Lilac tea can also be made from the flowers, leaves and thinner branches of Syringa vulgaris (common lilac), and common white lilac, which has a floral flavor. Claims have been made that this tea has shown some signs that it may produce a light euphoria in higher amounts (3+ cups of strongly brewed tea), but this is relatively unverified with no scientific backing. Some find the white varieties of common lilac to have a sweeter and more pleasurable flavor, but both white and purple seem to produce more palatable tea with more flowers and only a few leaves.

Besides enjoying lilac flowers in their purest form, we also enjoy including their scent and color in other aspects of our lives. Lilacs and lavenders have long been a favorite color of sophisticated ladies, exuding femininity. This shade of purple suggests refinement along with grace and elegance. Add a little lilac to your look with nail polish, makeup, sparkly jewelry or a lilac cami under a sleek gray jacket. Mix up lilac with other colors for fun combos. Lilacs with pinks are very feminine, or add some mint green for a Springy look. Keep lilacs cool with grays and blues for a sophisticated look or take a modern earthy approach with light browns. Add warmth and romance to lilac with reds or burgundies. And don’t forget that heavenly lilac scent. Perfumes, soaps, incense and candles are all perfect when our beloved blooms are no longer in season. You’ve simply got to love lilac!

Sunday, February 26, 2012

The Joy of Flowers

Flowers make the moment. They set the mood, set the tone, create an ambiance, accent d├ęcor, bring warmth, bring style, bring life, add vibrance, add fragrance, evoke joy, excite passions, provide comfort, and are perfect for every occasion and for no occasion at all. It was these qualities that helped us develop our company slogan:  “Flowers make the moment… Let us make a moment for you, at Stein Your Florist Co.” A moment enthralled with the joy of flowers is what we are all about.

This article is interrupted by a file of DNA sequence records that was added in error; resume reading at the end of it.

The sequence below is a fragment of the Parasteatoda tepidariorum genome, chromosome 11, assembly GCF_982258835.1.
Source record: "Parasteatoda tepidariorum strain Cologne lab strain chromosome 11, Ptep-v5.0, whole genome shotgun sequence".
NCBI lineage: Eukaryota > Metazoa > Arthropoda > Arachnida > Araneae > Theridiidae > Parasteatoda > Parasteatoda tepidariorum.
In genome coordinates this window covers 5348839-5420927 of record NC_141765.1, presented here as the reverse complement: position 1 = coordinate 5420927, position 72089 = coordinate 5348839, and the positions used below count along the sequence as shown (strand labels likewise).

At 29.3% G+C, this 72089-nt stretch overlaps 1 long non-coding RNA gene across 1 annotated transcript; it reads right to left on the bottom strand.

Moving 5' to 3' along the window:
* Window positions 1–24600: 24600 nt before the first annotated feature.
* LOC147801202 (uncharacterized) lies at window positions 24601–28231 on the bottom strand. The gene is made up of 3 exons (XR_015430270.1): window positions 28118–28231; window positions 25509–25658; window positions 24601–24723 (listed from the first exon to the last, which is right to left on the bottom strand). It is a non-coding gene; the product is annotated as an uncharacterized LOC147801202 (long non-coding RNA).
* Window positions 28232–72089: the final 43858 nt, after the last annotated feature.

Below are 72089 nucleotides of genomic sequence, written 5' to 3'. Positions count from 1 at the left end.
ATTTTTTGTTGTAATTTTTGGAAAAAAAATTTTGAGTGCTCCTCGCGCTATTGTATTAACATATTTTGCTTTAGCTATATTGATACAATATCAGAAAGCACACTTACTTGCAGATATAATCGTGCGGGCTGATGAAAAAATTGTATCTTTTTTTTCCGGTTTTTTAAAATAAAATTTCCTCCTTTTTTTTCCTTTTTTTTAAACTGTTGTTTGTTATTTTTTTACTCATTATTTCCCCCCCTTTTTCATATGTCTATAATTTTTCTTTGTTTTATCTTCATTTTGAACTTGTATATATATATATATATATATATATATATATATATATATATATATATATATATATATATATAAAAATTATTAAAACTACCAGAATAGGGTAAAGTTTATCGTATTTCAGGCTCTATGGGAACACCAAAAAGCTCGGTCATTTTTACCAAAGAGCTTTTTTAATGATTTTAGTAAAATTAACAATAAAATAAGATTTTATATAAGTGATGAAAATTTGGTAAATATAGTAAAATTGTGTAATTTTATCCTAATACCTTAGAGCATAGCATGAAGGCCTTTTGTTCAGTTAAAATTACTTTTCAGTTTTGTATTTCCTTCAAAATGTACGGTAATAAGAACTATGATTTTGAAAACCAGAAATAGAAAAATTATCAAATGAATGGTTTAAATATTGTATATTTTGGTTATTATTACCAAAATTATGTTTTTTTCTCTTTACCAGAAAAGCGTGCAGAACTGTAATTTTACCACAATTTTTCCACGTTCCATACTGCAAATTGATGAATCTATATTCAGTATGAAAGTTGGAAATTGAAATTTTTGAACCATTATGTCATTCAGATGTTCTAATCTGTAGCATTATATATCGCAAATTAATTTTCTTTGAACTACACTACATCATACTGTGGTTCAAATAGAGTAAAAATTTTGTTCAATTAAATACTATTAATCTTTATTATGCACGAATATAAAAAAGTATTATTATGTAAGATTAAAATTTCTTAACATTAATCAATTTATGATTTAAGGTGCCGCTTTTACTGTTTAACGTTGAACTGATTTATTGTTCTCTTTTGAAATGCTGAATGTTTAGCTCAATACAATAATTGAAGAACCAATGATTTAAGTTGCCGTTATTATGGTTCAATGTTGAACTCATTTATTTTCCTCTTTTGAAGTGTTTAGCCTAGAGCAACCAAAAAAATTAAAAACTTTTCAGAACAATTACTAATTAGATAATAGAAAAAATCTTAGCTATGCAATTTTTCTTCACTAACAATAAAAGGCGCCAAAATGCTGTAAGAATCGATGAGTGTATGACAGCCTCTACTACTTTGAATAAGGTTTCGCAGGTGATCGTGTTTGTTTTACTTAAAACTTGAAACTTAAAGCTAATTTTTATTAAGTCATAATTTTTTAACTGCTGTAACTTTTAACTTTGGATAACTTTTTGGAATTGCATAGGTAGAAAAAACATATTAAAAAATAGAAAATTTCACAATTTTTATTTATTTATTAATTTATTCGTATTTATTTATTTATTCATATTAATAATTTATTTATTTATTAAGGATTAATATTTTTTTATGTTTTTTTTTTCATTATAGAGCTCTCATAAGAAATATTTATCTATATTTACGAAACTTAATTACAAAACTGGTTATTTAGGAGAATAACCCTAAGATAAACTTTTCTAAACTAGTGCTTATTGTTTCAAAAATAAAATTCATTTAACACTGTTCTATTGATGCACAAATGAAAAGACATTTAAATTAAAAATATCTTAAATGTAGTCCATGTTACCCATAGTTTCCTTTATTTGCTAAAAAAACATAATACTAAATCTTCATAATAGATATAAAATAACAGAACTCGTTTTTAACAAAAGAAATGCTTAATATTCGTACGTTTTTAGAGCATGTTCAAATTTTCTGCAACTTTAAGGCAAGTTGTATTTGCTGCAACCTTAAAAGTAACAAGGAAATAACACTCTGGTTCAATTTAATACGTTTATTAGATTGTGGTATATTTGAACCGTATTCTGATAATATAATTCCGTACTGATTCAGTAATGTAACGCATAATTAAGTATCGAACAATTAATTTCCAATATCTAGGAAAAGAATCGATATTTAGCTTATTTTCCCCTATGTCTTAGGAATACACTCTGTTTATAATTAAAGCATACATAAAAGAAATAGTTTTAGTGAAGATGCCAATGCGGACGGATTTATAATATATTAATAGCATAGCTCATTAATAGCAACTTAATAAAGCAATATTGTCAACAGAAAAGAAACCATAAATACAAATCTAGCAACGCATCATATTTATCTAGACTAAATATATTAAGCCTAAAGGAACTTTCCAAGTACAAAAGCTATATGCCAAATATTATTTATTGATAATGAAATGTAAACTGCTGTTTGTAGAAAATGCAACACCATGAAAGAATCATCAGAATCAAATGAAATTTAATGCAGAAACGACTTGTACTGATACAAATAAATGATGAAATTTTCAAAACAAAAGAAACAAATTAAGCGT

We are so excited to have started our blog, The Enchanted Petal! To think, 125 years ago we delivered flowers by horse and buggy…  Back then the word “blog” was better served as an onamonapia for the buggy wheels over the city’s cobble stone streets. Everything was hand written, carbon paper was our copy machine, and there were almost as many papers around as there were flowers! Years passed, flowers flourished, and we finally had our first computer system. It consisted of big clunky monitors with buzzing black screens with bright green text. Coming from such primitive beginnings, we’re sure that our company founders, Abraham and Bertha Stein, couldn’t even dream of being able to share their love of flowers like this! From our website, to Facebook and Twitter, and finally this blog… It’s the closest we’ve come to giving a flower to everyone in the world.

We hope you enjoy this blog. We’ll be featuring the latest in floral trends, old traditions, tips, and designs. We’ll share new ways to incorporate flowers and plants into your home, your office, and your life. We’ll share our stories and the emotions of flowers, the latest happenings at our flower shops, and hundreds of beautiful and inspiring photos.

It was Beverly Nichols who said “To be overcome by the fragrance of flowers is a delectable form of defeat.” We couldn’t agree more. We are fortunate to be overcome by flowers every day; their scent, their beauty, even the simple feeling of their cool petals in our hands. It is the overwhelming joy that flowers and plants bring to us that we wish to share with you.

Welcome to The Enchanted Petal, a moment enthralled with the joy of flowers, by Stein Your Florist Co.